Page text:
Things aren’t as bad as we thought. The Center for Public Integrity and Global Integrity gave the state of Florida a D- when it comes to government accountability and transparency. We were positive that, in a state where the governor won’t release his tax return, families can’t find out how their loved ones died in prison and we can’t even find out how much we’re paying Pitbull to promote Florida, the state had surely earned an F.
And it looks as if lawmakers are prepared to do even more damage in the upcoming legislative session.
The Center took a look at every state, and Florida landed down in the second half of the pack — ranking 30th — when it comes to being up front and clear about what elected officials, administrators and bureaucrats are doing on our behalf.
The Center’s report didn’t pull any punches:
Never miss a local story.
Over the past several years, the rich and powerful in Florida have seemed far less accountable to open government laws than the drug-addled and hapless. So while the public is welcome to read about how a spring breaker bit off a hamster’s head, nobody was supposed to learn about how Gov. Rick Scott ousted a top law enforcement official behind closed doors, potentially violating the state’s open meetings law.
When Mr. Scott secretly sought to have the Cabinet buy a building near the governor’s mansion, an attorney with an interest in the property sued. Mr. Scott capitulated and settled seven lawsuits alleging public-records violations for $700,000 — of taxpayers’ money.
The Legislature, too, has used its authority to draw the curtains on public access, adding one exemption after another to Florida’s once-progressive Sunshine laws. Last session, lawmakers passed a body-camera exemption that closes access to police video shot in a home, a healthcare facility or any place where there is a “reasonable expectation of privacy.” However, it’s clear by now that cameras both inform the public, shield officers from wrongful-conduct allegations and clarify the answers to difficult questions of what happened, especially if someone ended up dead.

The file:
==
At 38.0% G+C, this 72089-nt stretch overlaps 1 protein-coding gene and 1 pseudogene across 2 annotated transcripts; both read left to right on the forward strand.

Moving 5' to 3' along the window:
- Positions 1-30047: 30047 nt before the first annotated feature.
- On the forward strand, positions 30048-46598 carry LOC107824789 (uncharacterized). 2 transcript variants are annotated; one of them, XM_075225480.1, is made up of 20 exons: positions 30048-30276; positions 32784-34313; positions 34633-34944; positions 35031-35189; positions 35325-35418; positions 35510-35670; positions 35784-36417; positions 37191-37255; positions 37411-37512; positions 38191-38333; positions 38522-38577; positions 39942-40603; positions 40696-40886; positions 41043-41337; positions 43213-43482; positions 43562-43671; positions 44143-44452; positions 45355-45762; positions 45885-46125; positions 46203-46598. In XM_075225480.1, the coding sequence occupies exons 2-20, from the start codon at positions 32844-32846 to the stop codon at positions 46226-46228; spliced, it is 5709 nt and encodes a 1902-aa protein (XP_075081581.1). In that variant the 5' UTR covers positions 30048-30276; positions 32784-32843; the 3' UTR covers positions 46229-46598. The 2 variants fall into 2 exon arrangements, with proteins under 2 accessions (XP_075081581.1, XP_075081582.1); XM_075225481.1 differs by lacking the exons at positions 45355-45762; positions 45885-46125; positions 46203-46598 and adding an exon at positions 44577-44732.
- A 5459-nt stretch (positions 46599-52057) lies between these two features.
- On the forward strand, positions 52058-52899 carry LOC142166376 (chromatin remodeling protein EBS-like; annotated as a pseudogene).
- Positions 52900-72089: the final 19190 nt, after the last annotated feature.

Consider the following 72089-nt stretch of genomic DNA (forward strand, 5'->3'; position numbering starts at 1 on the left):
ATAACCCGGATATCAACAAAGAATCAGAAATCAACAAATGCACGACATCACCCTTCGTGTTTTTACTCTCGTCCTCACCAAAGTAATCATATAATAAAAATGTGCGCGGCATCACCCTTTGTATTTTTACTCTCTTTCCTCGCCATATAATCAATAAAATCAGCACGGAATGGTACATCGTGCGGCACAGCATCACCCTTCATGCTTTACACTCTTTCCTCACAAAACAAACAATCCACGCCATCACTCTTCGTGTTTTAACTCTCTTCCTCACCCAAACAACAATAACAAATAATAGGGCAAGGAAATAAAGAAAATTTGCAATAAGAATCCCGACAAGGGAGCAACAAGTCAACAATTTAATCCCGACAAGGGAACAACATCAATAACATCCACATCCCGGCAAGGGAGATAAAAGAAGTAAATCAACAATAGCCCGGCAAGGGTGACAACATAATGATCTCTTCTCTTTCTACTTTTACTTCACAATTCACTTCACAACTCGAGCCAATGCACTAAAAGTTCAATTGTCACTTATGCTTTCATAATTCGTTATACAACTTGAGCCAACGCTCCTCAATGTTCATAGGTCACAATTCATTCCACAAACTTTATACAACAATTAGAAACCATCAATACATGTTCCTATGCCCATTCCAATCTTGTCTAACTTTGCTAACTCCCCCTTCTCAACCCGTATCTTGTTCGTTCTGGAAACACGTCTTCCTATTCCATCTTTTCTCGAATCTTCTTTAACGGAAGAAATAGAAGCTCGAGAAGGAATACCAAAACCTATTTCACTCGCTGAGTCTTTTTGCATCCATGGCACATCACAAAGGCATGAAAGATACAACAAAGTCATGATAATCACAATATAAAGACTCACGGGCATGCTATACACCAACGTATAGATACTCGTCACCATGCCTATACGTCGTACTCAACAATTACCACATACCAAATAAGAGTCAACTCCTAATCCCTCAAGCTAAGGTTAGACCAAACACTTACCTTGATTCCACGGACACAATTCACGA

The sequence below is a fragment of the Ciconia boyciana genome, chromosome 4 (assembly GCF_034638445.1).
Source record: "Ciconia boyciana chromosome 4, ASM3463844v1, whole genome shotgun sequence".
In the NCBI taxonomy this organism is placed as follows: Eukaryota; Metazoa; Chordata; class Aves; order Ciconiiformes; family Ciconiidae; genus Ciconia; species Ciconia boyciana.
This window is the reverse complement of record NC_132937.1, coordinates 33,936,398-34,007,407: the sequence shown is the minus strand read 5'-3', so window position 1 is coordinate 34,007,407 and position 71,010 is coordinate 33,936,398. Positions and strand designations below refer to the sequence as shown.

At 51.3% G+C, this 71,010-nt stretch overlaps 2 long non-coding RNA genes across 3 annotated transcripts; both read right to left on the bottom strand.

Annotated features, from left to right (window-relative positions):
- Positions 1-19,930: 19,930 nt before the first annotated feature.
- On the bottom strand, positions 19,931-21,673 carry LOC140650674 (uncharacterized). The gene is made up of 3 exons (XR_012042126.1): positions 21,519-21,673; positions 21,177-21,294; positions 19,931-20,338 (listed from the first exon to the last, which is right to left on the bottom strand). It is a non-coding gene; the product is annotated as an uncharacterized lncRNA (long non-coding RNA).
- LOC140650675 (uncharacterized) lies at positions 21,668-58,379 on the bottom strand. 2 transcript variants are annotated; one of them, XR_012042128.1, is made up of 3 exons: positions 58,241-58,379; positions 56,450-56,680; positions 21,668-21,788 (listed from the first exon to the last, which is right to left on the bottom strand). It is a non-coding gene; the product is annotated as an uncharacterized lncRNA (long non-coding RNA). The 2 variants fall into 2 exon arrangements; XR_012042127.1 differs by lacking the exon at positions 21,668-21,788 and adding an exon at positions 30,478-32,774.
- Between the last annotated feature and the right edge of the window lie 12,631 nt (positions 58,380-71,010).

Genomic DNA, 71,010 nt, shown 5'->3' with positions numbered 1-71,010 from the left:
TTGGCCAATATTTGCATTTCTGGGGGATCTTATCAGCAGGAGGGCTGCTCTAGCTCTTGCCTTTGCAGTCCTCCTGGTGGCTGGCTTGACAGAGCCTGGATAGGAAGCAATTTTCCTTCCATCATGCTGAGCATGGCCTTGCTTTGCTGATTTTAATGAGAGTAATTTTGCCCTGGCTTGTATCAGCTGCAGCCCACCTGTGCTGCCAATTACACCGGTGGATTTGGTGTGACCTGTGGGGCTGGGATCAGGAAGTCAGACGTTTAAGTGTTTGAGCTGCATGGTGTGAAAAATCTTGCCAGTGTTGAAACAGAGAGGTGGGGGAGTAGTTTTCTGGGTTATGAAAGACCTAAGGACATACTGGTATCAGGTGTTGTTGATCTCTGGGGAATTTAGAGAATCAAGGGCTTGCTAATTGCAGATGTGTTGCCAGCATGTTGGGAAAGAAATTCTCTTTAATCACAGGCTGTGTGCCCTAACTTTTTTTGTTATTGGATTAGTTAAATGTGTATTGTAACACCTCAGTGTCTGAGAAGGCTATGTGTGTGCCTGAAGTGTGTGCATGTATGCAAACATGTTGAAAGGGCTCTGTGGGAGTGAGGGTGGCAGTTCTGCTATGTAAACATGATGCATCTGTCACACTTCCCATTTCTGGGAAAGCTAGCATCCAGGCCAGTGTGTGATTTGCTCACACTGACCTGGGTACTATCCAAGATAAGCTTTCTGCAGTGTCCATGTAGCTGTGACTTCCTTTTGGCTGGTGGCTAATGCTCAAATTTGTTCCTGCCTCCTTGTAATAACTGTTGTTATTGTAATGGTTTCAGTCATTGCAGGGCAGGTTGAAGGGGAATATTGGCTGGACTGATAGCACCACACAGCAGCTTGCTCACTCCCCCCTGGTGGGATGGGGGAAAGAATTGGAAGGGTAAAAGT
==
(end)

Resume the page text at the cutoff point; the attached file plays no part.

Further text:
And there’s more mischief possibly coming, according to Barbara Petersen, president of the Tallahassee-based First Amendment Foundation, including a public-records exemption for identifying anyone who has witnessed a felony. Ostensibly, this is a move to protect people from the media. “But how do you protect him in court?” Ms. Petersen asks. Is the defendant going to be prohibited from identifying his accuser? “It does not make sense,” she says.
“What if there’s a prosecutor who threatens a witness to a felony because they want him to testify, we would never know. To know the identity of the witness helps us understand the charges, or if the case should be pursued or not.”
Hoping to give frightened witnesses some protection is understandable, especially in an intimidating “no snitching” environment. But there are broader implications.
Another bill would extend an exemption that’s about to sunset. It creates an exemption for videos, photos and audio that depict the killing of a person. It makes some sense, but again there are larger, more-onerous consequences. That’s because it also exempts images of activities leading up to the killing and immediately after. That means the death in 2006 of Martin Lee Anderson, 14, at a boot-camp youth detention center, for instance, might have been conveniently closed out and unexplored. But a 30-minute clip of surveillance video showed the teen being forced by adults to continue running track even after he collapsed. The video shows adults, including a nurse, either standing passively or laughing as the teen was dying at their feet. When all was said and done, the state shut down five boot camps.
The way things stand, Florida might earn that F after all.